By Mark La Ciura
contributing writer 

A visit to the Edwards AFB Flight Test Museum

 

May 28, 2022

Mark La Ciura

YF-117 Nighthawk.

A friend asked me a few weeks ago if I would like to revisit the Edwards AFB Flight Test Museum. These days you have to be retired military or work there to get on base. It ends up my friend Kerry is a former Air force jet mechanic at Edwards and knows the base very well, so on May 12 we got a fantastic tour.

We also had a former FAA pilot and a retired firemen with us on this trek to Edwards. For security reasons, at this time tours at the Edwards Flight Test Museum are not given to the general public.

The highlight of the trip was a special VIP tour by the Museum Director and Curator George B. Welsh to the north base maintenance hangar to see the Lockheed Shooting Star, YF-117 Nighthawk, General Dynamics F-16, the Navy A3D and the X-15 rocket plane mockup aircraft used for display and museum event promotions.

My main focus was the YF-117 Nighthawk (S/N 79-10783) and how the jet ended up at the Edwards AFB Flight Test Museum. After years of being displayed at Blackbird Air Park in Palmdale, it was moved to Edwards over a 2-day relocation trek in order to help to restore the aircraft at the North Base site.


"When this aircraft was initially decommissioned, it was to be placed indoors, but it was located outside, on public display in Blackbird Air Park," according to Edwards Air Force Base.

Over the years, the physical condition of the aircraft had deteriorated considerably due to weather conditions in this area and large amount of bird droppings adding to the deterioration of the aircraft. Cold nights, hot sunny days, rain and high winds have caused the paint to fade and the protective skin coating was deteriorating, so the aircraft was brought back for restoration and to be stored indoors.


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By the way, bird droppings are a continuing problem with all the aircraft displayed outdoors at Edwards and Blackbird Airpark. Like the aircraft at the west gate. The century series aircraft are located there. The B-52 Stratofortress "The Buff" also called "Balls 8" at the north gate has this problem of deteriorating paint like on these historic mighty aircraft displayed at Edwards AFB. If anyone's got a fix for these bird issues or wants to volunteer at the museum, please call the Flight Test Museum at (661) 277-8050.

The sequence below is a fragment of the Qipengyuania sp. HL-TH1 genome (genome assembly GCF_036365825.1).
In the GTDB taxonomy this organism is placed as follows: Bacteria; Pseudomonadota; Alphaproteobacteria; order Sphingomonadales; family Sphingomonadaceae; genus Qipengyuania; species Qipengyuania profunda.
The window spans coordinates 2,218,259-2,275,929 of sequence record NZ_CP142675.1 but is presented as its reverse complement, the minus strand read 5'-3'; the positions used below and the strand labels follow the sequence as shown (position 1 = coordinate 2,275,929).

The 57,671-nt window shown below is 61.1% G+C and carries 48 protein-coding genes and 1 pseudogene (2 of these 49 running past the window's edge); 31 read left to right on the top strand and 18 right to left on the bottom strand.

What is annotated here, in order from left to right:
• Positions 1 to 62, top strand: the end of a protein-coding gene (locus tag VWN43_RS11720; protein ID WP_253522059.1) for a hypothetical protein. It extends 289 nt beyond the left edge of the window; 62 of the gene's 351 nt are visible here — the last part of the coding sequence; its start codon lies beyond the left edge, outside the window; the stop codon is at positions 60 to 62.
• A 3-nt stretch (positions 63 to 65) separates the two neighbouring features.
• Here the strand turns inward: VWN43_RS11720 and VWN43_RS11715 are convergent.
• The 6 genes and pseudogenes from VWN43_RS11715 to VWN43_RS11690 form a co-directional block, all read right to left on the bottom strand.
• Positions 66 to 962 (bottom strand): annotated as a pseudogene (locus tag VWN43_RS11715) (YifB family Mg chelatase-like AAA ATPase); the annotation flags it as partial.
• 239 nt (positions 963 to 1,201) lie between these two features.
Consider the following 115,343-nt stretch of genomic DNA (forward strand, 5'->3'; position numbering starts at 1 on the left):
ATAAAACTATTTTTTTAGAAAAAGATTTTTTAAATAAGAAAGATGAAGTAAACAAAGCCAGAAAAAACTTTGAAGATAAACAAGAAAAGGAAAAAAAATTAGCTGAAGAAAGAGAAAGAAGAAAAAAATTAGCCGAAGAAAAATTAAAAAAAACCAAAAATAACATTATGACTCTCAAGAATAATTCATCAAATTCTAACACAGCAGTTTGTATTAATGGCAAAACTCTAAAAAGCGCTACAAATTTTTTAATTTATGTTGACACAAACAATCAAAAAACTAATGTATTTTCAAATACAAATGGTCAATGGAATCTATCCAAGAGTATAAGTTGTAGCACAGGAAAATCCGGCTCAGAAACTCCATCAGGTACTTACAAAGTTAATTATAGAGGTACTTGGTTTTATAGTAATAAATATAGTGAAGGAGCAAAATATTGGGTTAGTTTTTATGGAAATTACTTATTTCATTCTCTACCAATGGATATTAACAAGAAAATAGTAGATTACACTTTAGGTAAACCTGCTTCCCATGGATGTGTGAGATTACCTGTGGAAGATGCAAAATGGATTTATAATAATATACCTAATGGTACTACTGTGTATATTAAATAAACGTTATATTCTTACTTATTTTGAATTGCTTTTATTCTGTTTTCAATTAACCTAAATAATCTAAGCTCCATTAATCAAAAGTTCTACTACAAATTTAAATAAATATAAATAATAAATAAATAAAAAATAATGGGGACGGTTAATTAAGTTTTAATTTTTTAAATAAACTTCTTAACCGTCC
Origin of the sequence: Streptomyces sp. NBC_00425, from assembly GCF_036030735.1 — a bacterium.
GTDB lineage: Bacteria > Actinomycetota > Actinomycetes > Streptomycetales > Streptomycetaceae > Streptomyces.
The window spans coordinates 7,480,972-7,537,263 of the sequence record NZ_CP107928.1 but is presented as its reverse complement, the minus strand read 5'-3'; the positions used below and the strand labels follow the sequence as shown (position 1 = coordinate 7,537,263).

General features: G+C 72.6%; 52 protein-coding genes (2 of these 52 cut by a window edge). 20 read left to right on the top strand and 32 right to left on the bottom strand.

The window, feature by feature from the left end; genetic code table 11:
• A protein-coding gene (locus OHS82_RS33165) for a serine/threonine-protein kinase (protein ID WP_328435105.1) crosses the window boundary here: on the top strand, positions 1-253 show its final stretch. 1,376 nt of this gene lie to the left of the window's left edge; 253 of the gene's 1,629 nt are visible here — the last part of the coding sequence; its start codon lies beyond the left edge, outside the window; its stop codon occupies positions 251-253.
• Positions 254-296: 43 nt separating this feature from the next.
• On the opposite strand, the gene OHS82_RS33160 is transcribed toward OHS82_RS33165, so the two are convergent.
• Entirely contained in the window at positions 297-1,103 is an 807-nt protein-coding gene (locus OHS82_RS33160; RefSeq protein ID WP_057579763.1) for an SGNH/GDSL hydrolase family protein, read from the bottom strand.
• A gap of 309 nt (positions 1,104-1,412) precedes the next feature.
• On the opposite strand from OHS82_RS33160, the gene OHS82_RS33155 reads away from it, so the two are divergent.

But back to the trek to move the YF-117 – towing speeds were very slow. Only five miles per hour for the move to Edwards AFB. They had clearance problems, in some cases only a foot off each wing tip, making the move very difficult. The YF-117 relocation group task force had escort and security, provided by the California Highway Patrol, up to the Edwards gate.


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An interesting side note that we were told on our tour ... the actor/pilot Michael Dorn has an interest in the museum and in aviation. Dorn is an aircraft owner, a Pilots Association member and is an accomplished pilot. He owns a F-104 Starfighter Jet. Welsh said Dorn wants to fly the F-104 to Edwards AFB. Maybe during the upcoming airshow in October 2022.

Dorn is best known for his role as the Klingon Worf in "Star Trek: The Next Generation." He has appeared more times as a regular cast member than any other Star Trek actor, spanning four films and 272 television episodes. He also is known for being a cast member on the TV show "CHIPS" as a California highway patrol officer.


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There is a lot to look forward to at the Edwards AFB Flight Test Museum in the future. Thanks very much to George Welsh for the fantastic tour.

Fun facts about YF-117 Nighthawk

The museum's YF-117A (USAF serial number 79-10783, known as 783) is the fourth Full Scale Development (FSD) aircraft. It was delivered on Dec. 5, 1981. Lockheed Pilot Tom Morganfeld flew it for the first time on July 7, 1982. Two functional check flights by Air Force pilots were followed by several weeks of infrared signature measurements. This was followed by integration of avionics for Infrared Acquisition and Designation System trials.


From April 24 to July 23, 1984, 783 was flown against F-14, F-15, F-16 and EF-111A aircraft to collect air-to-air threat analysis data. Afterward, the airplane was used alternatively between low-observable tests and integration of improvements to navigation and weapon delivery systems.

In October 1984, two Navy pilots used 783 to conduct a performance review to evaluate the F-117A for carrier suitability. In March 1989, 783 was officially accepted by the Air Force. In 1998, after being assigned to the 410th Flight Test Squadron, 783 became the first F-117A modified in the Single Configuration Fleet program, a 4-month test series to evaluate an optimized radar-absorbent coating to improve maintainability.

In April 2004, the airplane was used to evaluate a two-tone grey camouflage paint scheme. In March 28, 2007, 783 flew in the final F-117 four-ship formation flight during a sortie over the Antelope Valley. It was retired in March 2007 with 2,464.6 flight hours.

After its retirement, volunteers with the 410th Flight Test Squadron, assigned to Edwards Air Force Base, but based at nearby U.S. Air Force Plant 42, prepared 783 for static display. In doing so, the aircraft had to be slightly modified. The original leading edges, nose assembly, pilot tubes and exhaust were removed and replaced, due to their sensitive technology. Modifications were also made to the cockpit. Aluminum sheet replaced the canopy and sensor glass.

On March 3, 2008, 783 was moved from the 410th FLTS to Blackbird Air Park in Palmdale.

Background information courtesy of the Flight Test Historical Foundation.

 
 

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